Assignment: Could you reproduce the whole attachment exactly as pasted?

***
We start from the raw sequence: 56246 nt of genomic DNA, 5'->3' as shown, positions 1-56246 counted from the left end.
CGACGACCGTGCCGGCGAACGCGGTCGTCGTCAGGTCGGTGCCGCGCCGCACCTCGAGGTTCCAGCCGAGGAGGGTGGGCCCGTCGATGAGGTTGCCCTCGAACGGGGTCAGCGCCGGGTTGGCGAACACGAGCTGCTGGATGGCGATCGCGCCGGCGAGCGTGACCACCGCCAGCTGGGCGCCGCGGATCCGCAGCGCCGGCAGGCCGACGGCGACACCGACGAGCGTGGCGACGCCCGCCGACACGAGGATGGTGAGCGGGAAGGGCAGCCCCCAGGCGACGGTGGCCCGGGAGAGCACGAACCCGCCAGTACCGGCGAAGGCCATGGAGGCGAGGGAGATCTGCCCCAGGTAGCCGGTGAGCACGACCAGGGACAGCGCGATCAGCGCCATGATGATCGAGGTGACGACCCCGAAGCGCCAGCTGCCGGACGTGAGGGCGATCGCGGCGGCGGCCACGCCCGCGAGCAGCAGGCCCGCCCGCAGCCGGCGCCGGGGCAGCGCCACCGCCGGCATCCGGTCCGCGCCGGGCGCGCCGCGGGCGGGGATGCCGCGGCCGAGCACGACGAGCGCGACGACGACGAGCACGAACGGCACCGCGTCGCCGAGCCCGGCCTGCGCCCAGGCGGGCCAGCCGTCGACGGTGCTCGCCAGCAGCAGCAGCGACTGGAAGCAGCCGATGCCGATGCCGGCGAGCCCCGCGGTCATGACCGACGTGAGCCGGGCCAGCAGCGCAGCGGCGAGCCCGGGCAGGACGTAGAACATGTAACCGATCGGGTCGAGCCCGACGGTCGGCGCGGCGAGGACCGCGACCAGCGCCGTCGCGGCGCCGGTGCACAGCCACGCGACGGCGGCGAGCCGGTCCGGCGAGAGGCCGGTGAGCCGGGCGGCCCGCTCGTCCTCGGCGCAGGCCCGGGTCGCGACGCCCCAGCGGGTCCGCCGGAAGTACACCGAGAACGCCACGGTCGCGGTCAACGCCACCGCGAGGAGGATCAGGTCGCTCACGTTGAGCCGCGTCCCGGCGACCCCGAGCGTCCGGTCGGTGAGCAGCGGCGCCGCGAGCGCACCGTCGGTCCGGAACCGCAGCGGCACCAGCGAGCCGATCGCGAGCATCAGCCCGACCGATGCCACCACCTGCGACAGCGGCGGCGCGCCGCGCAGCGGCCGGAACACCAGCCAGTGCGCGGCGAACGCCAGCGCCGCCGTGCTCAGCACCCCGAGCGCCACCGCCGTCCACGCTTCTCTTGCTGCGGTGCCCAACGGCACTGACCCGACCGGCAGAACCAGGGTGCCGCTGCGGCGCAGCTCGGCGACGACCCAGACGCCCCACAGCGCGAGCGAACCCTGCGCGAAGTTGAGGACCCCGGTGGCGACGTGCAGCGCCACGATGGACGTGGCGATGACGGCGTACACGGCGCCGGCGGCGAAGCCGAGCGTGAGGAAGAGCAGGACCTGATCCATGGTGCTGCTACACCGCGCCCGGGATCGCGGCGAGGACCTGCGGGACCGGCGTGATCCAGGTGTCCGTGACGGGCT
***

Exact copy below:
We start from the raw sequence: 56246 nt of genomic DNA, 5'->3' as shown, positions 1-56246 counted from the left end.
CGACGACCGTGCCGGCGAACGCGGTCGTCGTCAGGTCGGTGCCGCGCCGCACCTCGAGGTTCCAGCCGAGGAGGGTGGGCCCGTCGATGAGGTTGCCCTCGAACGGGGTCAGCGCCGGGTTGGCGAACACGAGCTGCTGGATGGCGATCGCGCCGGCGAGCGTGACCACCGCCAGCTGGGCGCCGCGGATCCGCAGCGCCGGCAGGCCGACGGCGACACCGACGAGCGTGGCGACGCCCGCCGACACGAGGATGGTGAGCGGGAAGGGCAGCCCCCAGGCGACGGTGGCCCGGGAGAGCACGAACCCGCCAGTACCGGCGAAGGCCATGGAGGCGAGGGAGATCTGCCCCAGGTAGCCGGTGAGCACGACCAGGGACAGCGCGATCAGCGCCATGATGATCGAGGTGACGACCCCGAAGCGCCAGCTGCCGGACGTGAGGGCGATCGCGGCGGCGGCCACGCCCGCGAGCAGCAGGCCCGCCCGCAGCCGGCGCCGGGGCAGCGCCACCGCCGGCATCCGGTCCGCGCCGGGCGCGCCGCGGGCGGGGATGCCGCGGCCGAGCACGACGAGCGCGACGACGACGAGCACGAACGGCACCGCGTCGCCGAGCCCGGCCTGCGCCCAGGCGGGCCAGCCGTCGACGGTGCTCGCCAGCAGCAGCAGCGACTGGAAGCAGCCGATGCCGATGCCGGCGAGCCCCGCGGTCATGACCGACGTGAGCCGGGCCAGCAGCGCAGCGGCGAGCCCGGGCAGGACGTAGAACATGTAACCGATCGGGTCGAGCCCGACGGTCGGCGCGGCGAGGACCGCGACCAGCGCCGTCGCGGCGCCGGTGCACAGCCACGCGACGGCGGCGAGCCGGTCCGGCGAGAGGCCGGTGAGCCGGGCGGCCCGCTCGTCCTCGGCGCAGGCCCGGGTCGCGACGCCCCAGCGGGTCCGCCGGAAGTACACCGAGAACGCCACGGTCGCGGTCAACGCCACCGCGAGGAGGATCAGGTCGCTCACGTTGAGCCGCGTCCCGGCGACCCCGAGCGTCCGGTCGGTGAGCAGCGGCGCCGCGAGCGCACCGTCGGTCCGGAACCGCAGCGGCACCAGCGAGCCGATCGCGAGCATCAGCCCGACCGATGCCACCACCTGCGACAGCGGCGGCGCGCCGCGCAGCGGCCGGAACACCAGCCAGTGCGCGGCGAACGCCAGCGCCGCCGTGCTCAGCACCCCGAGCGCCACCGCCGTCCACGCTTCTCTTGCTGCGGTGCCCAACGGCACTGACCCGACCGGCAGAACCAGGGTGCCGCTGCGGCGCAGCTCGGCGACGACCCAGACGCCCCACAGCGCGAGCGAACCCTGCGCGAAGTTGAGGACCCCGGTGGCGACGTGCAGCGCCACGATGGACGTGGCGATGACGGCGTACACGGCGCCGGCGGCGAAGCCGAGCGTGAGGAAGAGCAGGACCTGATCCATGGTGCTGCTACACCGCGCCCGGGATCGCGGCGAGGACCTGCGGGACCGGCGTGATCCAGGTGTCCGTGACGGGCT